Sunday, December 06, 2009

Role reversal as Kevin Rudd and Tony Abbott line up

Role reversal as Kevin Rudd and Tony Abbott line up

KEVIN Rudd has a reputation for donning hard hats on construction sites, while Tony Abbott's staunch Catholicism has earned him the nickname of "Mad Monk".

But yesterday, in the first open hostilities between the two, it was Mr Abbott who visited a coalmine in the NSW Hunter Valley vowing to save thousands of jobs threatened by an emissions trading scheme, while the Prime Minister returned fire from the forecourt of St John's Anglican Church in Canberra.

In a direct appeal to Labor's working-class constituency, the newly elected Opposition Leader selected the Bloomfield open-cut coalmine at East Maitland as a backdrop to warn that 16,000 jobs could be lost in the Hunter should the ETS come into effect.

"You only have to listen to the coalmining unions to understand there's a lot of unhappiness among Labor people with Mr Rudd's rushed emissions tax, which is going to put tens of thousands of jobs at risk around Australia and about 16,000 jobs at risk here in the Hunter," Mr Abbott warned.

"The last thing we want to do is jeopardise the competitiveness of Australia's export industries, on which all of us ultimately depend."

With Mr Rudd shelving plans to fly early to the Copenhagen summit next week after US President Barack Obama indicated he would not arrive until later in the talks, Mr Abbott challenged the Prime Minister to a series of debates on climate change. "The problem is, Mr Rudd has explained his emissions tax more to Barack Obama than he has to the Australian people," he said.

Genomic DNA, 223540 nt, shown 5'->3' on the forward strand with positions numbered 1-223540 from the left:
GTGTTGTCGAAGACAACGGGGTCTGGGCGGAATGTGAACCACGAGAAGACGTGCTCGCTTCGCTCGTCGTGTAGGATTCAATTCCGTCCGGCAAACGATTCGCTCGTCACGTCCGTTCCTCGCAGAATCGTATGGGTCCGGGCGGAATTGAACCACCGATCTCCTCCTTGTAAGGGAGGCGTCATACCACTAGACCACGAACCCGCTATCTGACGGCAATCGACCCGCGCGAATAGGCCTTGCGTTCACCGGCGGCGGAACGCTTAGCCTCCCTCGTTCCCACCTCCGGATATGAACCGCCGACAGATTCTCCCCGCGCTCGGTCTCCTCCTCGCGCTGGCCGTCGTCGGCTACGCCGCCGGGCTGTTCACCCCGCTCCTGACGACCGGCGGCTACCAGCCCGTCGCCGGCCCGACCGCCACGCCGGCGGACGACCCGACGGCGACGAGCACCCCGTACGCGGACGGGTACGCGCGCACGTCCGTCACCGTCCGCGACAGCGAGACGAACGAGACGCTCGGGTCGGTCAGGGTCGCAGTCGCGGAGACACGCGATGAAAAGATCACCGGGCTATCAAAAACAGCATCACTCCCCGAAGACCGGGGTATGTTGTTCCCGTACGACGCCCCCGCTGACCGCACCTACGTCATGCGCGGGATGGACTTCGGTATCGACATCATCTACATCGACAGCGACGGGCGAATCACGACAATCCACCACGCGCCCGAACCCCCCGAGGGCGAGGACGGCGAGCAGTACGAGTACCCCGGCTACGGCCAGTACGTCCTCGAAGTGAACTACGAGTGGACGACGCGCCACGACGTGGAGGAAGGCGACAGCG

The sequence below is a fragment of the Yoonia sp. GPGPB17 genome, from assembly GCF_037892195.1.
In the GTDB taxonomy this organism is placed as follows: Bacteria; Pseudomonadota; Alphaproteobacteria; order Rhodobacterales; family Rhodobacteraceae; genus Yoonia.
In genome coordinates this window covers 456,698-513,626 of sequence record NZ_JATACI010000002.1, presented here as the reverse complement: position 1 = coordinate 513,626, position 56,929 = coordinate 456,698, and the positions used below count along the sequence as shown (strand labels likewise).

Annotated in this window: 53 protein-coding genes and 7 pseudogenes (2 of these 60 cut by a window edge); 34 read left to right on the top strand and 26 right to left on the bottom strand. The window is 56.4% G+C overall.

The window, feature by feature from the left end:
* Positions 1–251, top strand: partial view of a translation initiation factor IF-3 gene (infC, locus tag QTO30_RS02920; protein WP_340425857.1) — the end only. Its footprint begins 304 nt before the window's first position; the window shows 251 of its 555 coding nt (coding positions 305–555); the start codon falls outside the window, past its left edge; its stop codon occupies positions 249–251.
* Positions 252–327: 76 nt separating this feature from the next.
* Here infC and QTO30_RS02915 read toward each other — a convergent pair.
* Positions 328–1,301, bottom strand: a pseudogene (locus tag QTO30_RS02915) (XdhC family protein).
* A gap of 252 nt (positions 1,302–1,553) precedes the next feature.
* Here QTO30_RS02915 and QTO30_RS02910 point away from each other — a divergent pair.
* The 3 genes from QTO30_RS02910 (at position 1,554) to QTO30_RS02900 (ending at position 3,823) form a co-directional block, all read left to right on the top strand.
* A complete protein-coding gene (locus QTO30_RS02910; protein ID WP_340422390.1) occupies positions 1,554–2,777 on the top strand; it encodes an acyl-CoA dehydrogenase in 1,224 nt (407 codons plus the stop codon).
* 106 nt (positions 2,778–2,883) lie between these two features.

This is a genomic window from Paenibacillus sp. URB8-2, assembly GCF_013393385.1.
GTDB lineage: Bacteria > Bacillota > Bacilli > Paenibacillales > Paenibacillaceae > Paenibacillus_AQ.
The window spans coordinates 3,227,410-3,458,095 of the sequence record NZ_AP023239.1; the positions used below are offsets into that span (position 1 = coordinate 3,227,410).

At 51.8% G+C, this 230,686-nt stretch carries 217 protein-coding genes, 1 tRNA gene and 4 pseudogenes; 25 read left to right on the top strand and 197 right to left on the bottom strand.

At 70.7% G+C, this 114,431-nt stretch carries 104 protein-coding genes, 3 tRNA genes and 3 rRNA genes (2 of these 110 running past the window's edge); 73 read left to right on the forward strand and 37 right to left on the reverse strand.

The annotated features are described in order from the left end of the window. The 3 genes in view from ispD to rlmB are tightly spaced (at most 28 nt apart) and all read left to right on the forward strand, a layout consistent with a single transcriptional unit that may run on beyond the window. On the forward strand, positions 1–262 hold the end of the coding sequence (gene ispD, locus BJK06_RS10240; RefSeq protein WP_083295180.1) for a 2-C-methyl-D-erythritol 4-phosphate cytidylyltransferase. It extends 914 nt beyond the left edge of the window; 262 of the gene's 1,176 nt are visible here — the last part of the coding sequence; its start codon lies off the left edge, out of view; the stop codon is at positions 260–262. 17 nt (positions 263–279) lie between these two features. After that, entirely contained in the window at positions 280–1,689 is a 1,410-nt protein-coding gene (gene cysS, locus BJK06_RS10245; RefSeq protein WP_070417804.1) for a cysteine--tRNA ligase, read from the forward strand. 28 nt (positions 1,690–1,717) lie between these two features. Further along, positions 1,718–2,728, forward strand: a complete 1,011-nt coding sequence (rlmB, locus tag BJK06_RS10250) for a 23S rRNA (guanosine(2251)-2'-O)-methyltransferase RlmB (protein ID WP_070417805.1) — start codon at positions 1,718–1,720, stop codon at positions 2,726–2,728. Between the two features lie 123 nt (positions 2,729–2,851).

In what promises to be an increasingly bitter contest between the two men, the Liberal leader

took aim at critics who seek to define him by his Catholicism, and swiped at Kevin Rudd's new prime ministerial tradition of holding "press sermons" outside church most Sundays.

Describing Mr Rudd as sounding "more like a public servant in a seminar than a retail politician", Mr Abbott said his personal faith was a private matter, and asked why journalists did not grill Mr Rudd on his religious beliefs.

Responding to a pointed question from the Nine Network's Laurie Oakes about whether or not he believed in evolution, Mr Abbott said his faith was "not out there in the political marketplace".

"I don't do doorsteps in front of church, Laurie," Mr Abbott said.

"I mean, if there's one person who's put religion front and centre in the public square, to use his phrase, it's Kevin Rudd.

"So please, next time Kevin's here, grill him on evolution and all these other subjects."

As if to prove the point, down in Canberra, Mr Rudd emerged from morning service at St John's Anglican Church in Reid to issue a rebuke to Mr Abbott on climate change policy.

"Despite our differences, Mr Howard had a policy on climate change, as did Mr Turnbull. It was called an emissions trading scheme. I have a policy on climate change. It's called an emissions trading scheme," Mr Rudd said.

"I'd suggest the current Leader of the Opposition calms down, puts in the hard yards and actually develops a policy on climate change."

Mr Abbott has vowed that he will take neither an ETS nor a carbon tax to the next election.

And that policy, raw as it is, found plenty of support with the manager of the Bloomfield mine, John Richards. Mr Richards said the miners who would be most affected by an ETS would be those in "gassy underground mines".

"Open-cut miners will also be hurt, but to a lesser extent," he said. "If the ETS goes ahead, it will impose a direct increase of $1.40 to $2 per tonne dependent on our production costs."


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